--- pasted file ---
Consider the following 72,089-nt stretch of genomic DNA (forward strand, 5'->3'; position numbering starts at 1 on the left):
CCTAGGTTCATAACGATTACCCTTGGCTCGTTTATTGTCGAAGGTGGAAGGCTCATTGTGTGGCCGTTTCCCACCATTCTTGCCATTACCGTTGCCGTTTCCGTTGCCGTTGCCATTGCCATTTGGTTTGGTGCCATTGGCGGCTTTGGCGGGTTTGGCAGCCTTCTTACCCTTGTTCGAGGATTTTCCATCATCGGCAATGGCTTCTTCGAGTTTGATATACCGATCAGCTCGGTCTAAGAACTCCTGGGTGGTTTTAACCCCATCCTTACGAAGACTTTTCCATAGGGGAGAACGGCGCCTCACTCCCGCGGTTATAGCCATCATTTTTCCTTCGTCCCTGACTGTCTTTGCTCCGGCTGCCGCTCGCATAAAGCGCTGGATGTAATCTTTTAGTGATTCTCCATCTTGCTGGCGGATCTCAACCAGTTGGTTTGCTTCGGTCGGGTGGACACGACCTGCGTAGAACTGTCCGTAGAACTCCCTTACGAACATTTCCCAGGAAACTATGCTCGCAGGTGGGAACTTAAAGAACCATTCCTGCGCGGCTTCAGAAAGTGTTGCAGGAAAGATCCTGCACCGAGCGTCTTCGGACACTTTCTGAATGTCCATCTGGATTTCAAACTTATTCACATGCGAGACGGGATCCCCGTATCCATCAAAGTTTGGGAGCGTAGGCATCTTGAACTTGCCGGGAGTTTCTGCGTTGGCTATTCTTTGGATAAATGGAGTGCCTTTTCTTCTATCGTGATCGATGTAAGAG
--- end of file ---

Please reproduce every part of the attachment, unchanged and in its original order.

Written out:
Consider the following 72,089-nt stretch of genomic DNA (forward strand, 5'->3'; position numbering starts at 1 on the left):
CCTAGGTTCATAACGATTACCCTTGGCTCGTTTATTGTCGAAGGTGGAAGGCTCATTGTGTGGCCGTTTCCCACCATTCTTGCCATTACCGTTGCCGTTTCCGTTGCCGTTGCCATTGCCATTTGGTTTGGTGCCATTGGCGGCTTTGGCGGGTTTGGCAGCCTTCTTACCCTTGTTCGAGGATTTTCCATCATCGGCAATGGCTTCTTCGAGTTTGATATACCGATCAGCTCGGTCTAAGAACTCCTGGGTGGTTTTAACCCCATCCTTACGAAGACTTTTCCATAGGGGAGAACGGCGCCTCACTCCCGCGGTTATAGCCATCATTTTTCCTTCGTCCCTGACTGTCTTTGCTCCGGCTGCCGCTCGCATAAAGCGCTGGATGTAATCTTTTAGTGATTCTCCATCTTGCTGGCGGATCTCAACCAGTTGGTTTGCTTCGGTCGGGTGGACACGACCTGCGTAGAACTGTCCGTAGAACTCCCTTACGAACATTTCCCAGGAAACTATGCTCGCAGGTGGGAACTTAAAGAACCATTCCTGCGCGGCTTCAGAAAGTGTTGCAGGAAAGATCCTGCACCGAGCGTCTTCGGACACTTTCTGAATGTCCATCTGGATTTCAAACTTATTCACATGCGAGACGGGATCCCCGTATCCATCAAAGTTTGGGAGCGTAGGCATCTTGAACTTGCCGGGAGTTTCTGCGTTGGCTATTCTTTGGATAAATGGAGTGCCTTTTCTTCTATCGTGATCGATGTAAGAG